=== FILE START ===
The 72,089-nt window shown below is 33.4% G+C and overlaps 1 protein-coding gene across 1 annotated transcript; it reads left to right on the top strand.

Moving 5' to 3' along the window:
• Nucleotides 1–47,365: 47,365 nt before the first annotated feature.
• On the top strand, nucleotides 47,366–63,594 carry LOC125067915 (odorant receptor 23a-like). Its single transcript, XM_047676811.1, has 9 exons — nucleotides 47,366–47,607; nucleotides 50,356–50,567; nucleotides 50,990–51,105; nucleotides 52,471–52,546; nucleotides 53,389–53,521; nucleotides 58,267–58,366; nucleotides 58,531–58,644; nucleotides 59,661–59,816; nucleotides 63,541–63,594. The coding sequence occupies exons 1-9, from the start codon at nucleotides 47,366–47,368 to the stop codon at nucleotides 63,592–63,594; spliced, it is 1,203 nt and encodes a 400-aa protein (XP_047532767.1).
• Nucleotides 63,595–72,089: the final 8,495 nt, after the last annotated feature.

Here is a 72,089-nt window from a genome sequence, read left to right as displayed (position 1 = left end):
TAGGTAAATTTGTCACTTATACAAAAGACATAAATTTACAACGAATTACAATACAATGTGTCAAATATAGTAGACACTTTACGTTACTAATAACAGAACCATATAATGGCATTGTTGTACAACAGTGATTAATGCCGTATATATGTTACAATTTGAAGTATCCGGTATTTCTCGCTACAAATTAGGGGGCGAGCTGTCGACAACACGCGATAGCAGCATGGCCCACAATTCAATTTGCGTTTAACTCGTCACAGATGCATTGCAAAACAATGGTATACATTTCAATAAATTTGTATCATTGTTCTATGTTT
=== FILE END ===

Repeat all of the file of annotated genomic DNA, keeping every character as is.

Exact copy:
The 72,089-nt window shown below is 33.4% G+C and overlaps 1 protein-coding gene across 1 annotated transcript; it reads left to right on the top strand.

Moving 5' to 3' along the window:
• Nucleotides 1–47,365: 47,365 nt before the first annotated feature.
• On the top strand, nucleotides 47,366–63,594 carry LOC125067915 (odorant receptor 23a-like). Its single transcript, XM_047676811.1, has 9 exons — nucleotides 47,366–47,607; nucleotides 50,356–50,567; nucleotides 50,990–51,105; nucleotides 52,471–52,546; nucleotides 53,389–53,521; nucleotides 58,267–58,366; nucleotides 58,531–58,644; nucleotides 59,661–59,816; nucleotides 63,541–63,594. The coding sequence occupies exons 1-9, from the start codon at nucleotides 47,366–47,368 to the stop codon at nucleotides 63,592–63,594; spliced, it is 1,203 nt and encodes a 400-aa protein (XP_047532767.1).
• Nucleotides 63,595–72,089: the final 8,495 nt, after the last annotated feature.

Here is a 72,089-nt window from a genome sequence, read left to right as displayed (position 1 = left end):
TAGGTAAATTTGTCACTTATACAAAAGACATAAATTTACAACGAATTACAATACAATGTGTCAAATATAGTAGACACTTTACGTTACTAATAACAGAACCATATAATGGCATTGTTGTACAACAGTGATTAATGCCGTATATATGTTACAATTTGAAGTATCCGGTATTTCTCGCTACAAATTAGGGGGCGAGCTGTCGACAACACGCGATAGCAGCATGGCCCACAATTCAATTTGCGTTTAACTCGTCACAGATGCATTGCAAAACAATGGTATACATTTCAATAAATTTGTATCATTGTTCTATGTTT